A key provision of the SECURE Act, which passed in late 2019, is the end of the “Stretch IRA.”
(I’ve been advising about the war on the Stretch IRA for several years, so my longtime readers should be well prepared for this.)
The Stretch IRA is an inherited IRA in which the beneficiary takes full advantage of the IRA’s tax-deferred compounding of income and gains.
For years, the beneficiary would distributions, taking RMDs based on his or her life expectancy (rather than taking distributions in one fell swoop).
The Upshot of the Stretch IRA
The IRA could last, or stretch, for decades before funding major life expenses — such as children’s college expenses or the beneficiary’s own retirement.
It could even pass to a third-generation owner.
That’s ended, unfortunately, with passage of the SECURE Act.
Most inherited IRAs now need to be distributed fully within 10 years.
The beneficiary can wait until the end of the 10th year to distribute the full account or can take distributions on any schedule over the 10 years.
The rule applies to both traditional IRAs and Roth IRAs.
The traditional IRAs will be fully distributed and taxed within 10 years.
The Roth IRA distributions still will be tax free, but the money will lose the tax-free compounding of future income and gains after 10 years.
Exemptions from the Rule
The anti-Stretch rule doesn’t apply to an IRA inherited by a surviving spouse, a disabled person, a chronically ill person, a minor child or someone fewer than 10 years younger than the original IRA owner.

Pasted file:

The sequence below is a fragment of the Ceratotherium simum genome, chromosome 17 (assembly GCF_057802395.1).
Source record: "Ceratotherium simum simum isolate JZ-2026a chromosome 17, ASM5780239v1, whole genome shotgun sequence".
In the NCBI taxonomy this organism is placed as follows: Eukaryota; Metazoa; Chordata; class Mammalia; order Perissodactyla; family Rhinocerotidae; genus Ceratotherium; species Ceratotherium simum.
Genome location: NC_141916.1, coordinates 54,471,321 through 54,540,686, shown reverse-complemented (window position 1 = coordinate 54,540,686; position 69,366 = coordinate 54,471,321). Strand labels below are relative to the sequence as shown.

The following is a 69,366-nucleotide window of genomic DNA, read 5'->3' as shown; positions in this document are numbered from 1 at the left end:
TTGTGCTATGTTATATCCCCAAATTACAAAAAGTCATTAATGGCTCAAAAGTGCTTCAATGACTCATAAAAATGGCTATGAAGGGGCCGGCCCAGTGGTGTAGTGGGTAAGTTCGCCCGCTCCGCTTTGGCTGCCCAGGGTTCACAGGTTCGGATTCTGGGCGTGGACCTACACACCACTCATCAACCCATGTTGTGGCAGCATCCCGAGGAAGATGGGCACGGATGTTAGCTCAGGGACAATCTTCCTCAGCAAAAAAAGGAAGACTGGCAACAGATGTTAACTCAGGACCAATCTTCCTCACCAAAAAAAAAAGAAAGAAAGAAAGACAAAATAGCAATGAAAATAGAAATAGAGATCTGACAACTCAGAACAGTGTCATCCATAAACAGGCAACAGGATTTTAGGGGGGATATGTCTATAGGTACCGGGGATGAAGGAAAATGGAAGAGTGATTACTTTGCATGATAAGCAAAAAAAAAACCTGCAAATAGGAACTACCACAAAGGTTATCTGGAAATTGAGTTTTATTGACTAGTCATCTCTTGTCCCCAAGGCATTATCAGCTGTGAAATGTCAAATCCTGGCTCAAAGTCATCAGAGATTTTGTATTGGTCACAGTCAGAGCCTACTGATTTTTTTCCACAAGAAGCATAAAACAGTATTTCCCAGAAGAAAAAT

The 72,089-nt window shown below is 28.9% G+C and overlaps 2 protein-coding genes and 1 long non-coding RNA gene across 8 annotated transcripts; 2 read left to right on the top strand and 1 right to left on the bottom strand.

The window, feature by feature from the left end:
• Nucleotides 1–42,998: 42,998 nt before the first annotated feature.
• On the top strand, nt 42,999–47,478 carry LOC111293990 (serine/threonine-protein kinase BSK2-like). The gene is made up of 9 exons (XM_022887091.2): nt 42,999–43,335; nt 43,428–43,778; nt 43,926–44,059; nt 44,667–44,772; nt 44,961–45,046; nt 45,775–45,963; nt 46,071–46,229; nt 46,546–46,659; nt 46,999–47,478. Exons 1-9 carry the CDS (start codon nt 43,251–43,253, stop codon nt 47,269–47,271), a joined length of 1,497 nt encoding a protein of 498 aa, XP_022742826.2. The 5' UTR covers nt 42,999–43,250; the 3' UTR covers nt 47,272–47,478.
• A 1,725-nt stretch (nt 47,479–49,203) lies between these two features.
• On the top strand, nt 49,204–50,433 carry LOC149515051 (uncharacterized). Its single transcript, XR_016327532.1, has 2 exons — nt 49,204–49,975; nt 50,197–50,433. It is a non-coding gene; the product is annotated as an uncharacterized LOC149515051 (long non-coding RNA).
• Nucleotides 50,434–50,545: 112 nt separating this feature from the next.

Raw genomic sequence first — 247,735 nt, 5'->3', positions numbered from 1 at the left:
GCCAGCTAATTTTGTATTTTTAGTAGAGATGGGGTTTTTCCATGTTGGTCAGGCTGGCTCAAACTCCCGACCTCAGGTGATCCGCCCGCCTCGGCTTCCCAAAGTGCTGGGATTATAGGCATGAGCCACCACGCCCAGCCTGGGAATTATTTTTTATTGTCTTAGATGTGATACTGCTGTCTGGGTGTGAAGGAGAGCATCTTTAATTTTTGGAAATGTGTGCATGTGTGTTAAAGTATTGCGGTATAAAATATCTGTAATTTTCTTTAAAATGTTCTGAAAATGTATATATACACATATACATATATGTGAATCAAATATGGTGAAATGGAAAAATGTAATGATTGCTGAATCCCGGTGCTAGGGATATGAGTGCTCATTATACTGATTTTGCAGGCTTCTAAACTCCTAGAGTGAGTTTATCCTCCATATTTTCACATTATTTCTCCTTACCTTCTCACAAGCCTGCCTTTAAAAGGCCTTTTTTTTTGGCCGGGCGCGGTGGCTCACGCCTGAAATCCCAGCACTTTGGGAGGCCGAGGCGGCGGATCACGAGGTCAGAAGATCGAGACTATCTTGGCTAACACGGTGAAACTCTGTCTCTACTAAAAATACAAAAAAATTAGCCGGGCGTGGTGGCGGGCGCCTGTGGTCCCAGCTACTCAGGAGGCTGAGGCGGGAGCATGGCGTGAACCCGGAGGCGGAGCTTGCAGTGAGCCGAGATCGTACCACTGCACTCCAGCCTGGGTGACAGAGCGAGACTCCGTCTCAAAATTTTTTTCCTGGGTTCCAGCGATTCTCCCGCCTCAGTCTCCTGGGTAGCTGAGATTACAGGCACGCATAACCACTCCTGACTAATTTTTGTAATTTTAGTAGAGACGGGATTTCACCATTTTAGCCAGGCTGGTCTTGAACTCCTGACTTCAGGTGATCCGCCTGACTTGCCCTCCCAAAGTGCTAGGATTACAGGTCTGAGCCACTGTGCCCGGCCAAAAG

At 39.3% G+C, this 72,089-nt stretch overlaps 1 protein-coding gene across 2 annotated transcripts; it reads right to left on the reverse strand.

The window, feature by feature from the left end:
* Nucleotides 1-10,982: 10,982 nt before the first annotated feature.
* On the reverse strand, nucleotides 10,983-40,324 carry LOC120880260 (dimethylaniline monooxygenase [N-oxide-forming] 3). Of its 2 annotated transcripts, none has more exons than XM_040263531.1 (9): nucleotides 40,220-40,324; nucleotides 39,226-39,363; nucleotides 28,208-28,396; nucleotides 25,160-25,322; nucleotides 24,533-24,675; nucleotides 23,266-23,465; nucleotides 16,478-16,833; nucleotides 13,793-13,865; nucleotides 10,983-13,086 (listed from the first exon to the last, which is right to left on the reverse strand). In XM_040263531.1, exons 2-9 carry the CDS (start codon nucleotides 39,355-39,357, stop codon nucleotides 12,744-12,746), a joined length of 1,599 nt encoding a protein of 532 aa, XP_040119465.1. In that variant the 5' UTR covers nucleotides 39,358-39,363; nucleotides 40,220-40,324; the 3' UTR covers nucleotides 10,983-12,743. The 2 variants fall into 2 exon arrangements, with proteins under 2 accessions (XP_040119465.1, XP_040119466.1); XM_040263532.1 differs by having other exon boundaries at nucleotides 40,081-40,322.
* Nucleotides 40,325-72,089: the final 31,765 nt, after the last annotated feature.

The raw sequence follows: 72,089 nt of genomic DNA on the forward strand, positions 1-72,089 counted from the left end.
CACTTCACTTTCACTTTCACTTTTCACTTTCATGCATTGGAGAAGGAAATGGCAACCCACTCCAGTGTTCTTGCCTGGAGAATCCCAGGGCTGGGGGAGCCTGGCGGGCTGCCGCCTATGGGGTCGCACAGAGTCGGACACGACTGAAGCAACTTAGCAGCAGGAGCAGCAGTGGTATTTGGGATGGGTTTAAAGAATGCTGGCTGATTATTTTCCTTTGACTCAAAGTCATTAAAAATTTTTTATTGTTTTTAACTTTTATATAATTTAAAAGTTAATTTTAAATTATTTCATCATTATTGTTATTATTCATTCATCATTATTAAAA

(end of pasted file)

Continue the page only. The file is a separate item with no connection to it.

When a minor child inherits an IRA, the 10-year clock starts running after he or she reaches the age of majority in his or her state of residence.
Note that grandchildren don’t qualify for an exception to the 10-year rule. Only children of the IRA owner qualify for the exception.
The SECURE Act is especially punitive when a trust is named as the IRA beneficiary.
That’s because trusts jump into the top tax bracket at a low income level.
The effective date is December 31, 2019. The anti-Stretch IRA rules apply to the IRA of anyone who passes away after the end of 2019.
If Congress had passed the law as initially intended more than a year ago, IRA owners would have had about six months to rearrange their IRAs and plan for the end of the Stretch IRA.
Now, there’s no planning or grandfather period.
You need to act immediately to adapt your plans to the SECURE Act.
I’ve identified a full range of options to achieve the equivalent of a Stretch IRA, or even better results, despite the SECURE Act. (My full findings are available to members of my newsletter, Retirement Watch.)
I’ll be exploring and explaining these strategies and some new ones in detail in future Center for Retirement Security posts.
It is important for anyone whose plans included at least giving your heirs the option of using the Stretch IRA to review these strategies and begin selecting your alternative.
Also, any IRA owner who named a trust as the IRA beneficiary needs to meet with an estate planner to revise the plan.